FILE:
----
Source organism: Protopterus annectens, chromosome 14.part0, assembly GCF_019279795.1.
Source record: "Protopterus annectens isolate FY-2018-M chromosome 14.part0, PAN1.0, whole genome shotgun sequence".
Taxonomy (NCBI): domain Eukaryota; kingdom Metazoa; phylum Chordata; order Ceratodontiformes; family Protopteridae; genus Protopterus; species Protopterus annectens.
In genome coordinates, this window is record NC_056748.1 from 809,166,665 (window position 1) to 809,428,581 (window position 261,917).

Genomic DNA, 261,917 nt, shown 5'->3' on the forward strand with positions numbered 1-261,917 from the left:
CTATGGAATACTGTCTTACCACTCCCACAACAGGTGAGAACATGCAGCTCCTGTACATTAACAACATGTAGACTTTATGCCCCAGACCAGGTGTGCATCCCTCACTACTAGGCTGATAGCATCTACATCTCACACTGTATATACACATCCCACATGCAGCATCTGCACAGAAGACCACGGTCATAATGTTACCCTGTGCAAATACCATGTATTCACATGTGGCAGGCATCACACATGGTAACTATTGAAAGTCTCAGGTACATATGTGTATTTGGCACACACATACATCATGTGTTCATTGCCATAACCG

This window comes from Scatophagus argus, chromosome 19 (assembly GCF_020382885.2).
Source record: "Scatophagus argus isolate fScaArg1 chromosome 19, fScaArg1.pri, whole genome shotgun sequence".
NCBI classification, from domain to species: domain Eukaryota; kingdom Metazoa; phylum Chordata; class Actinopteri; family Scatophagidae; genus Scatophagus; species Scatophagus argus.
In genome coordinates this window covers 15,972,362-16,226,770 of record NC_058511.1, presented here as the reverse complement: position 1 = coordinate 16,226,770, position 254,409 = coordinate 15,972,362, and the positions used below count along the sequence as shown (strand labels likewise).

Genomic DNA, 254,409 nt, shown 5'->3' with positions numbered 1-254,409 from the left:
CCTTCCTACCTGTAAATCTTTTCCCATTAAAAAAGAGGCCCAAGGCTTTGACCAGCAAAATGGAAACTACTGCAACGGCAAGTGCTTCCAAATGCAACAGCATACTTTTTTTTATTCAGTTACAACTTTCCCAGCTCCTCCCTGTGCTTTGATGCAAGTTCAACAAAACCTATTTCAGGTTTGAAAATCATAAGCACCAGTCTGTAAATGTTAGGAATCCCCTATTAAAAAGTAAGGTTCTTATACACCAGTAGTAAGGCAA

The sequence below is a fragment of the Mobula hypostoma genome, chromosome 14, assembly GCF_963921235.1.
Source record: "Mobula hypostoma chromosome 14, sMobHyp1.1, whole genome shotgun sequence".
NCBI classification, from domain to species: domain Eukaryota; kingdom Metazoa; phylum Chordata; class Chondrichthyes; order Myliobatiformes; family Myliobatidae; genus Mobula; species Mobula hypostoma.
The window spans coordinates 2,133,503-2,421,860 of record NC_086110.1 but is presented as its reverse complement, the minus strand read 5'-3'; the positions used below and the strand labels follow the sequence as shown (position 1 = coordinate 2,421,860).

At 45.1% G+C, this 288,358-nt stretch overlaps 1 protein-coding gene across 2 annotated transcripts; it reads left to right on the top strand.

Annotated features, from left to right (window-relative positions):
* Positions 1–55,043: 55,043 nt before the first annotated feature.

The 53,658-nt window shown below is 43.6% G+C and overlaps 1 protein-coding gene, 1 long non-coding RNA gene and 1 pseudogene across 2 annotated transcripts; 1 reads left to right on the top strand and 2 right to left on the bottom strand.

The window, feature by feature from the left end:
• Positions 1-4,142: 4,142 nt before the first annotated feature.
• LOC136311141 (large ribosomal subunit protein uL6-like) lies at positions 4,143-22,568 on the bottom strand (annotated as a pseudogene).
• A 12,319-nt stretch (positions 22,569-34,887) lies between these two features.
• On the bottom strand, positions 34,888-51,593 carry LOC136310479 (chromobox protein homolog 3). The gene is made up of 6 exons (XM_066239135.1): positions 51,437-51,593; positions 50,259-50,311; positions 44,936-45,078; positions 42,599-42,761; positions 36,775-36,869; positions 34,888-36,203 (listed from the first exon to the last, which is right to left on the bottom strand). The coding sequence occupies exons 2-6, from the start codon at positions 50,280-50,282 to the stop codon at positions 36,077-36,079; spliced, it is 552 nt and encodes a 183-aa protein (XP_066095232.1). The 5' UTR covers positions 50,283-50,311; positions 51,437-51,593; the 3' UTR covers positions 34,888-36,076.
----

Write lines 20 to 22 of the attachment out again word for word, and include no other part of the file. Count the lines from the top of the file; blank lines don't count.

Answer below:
The 53,658-nt window shown below is 43.6% G+C and overlaps 1 protein-coding gene, 1 long non-coding RNA gene and 1 pseudogene across 2 annotated transcripts; 1 reads left to right on the top strand and 2 right to left on the bottom strand.

The window, feature by feature from the left end:
• Positions 1-4,142: 4,142 nt before the first annotated feature.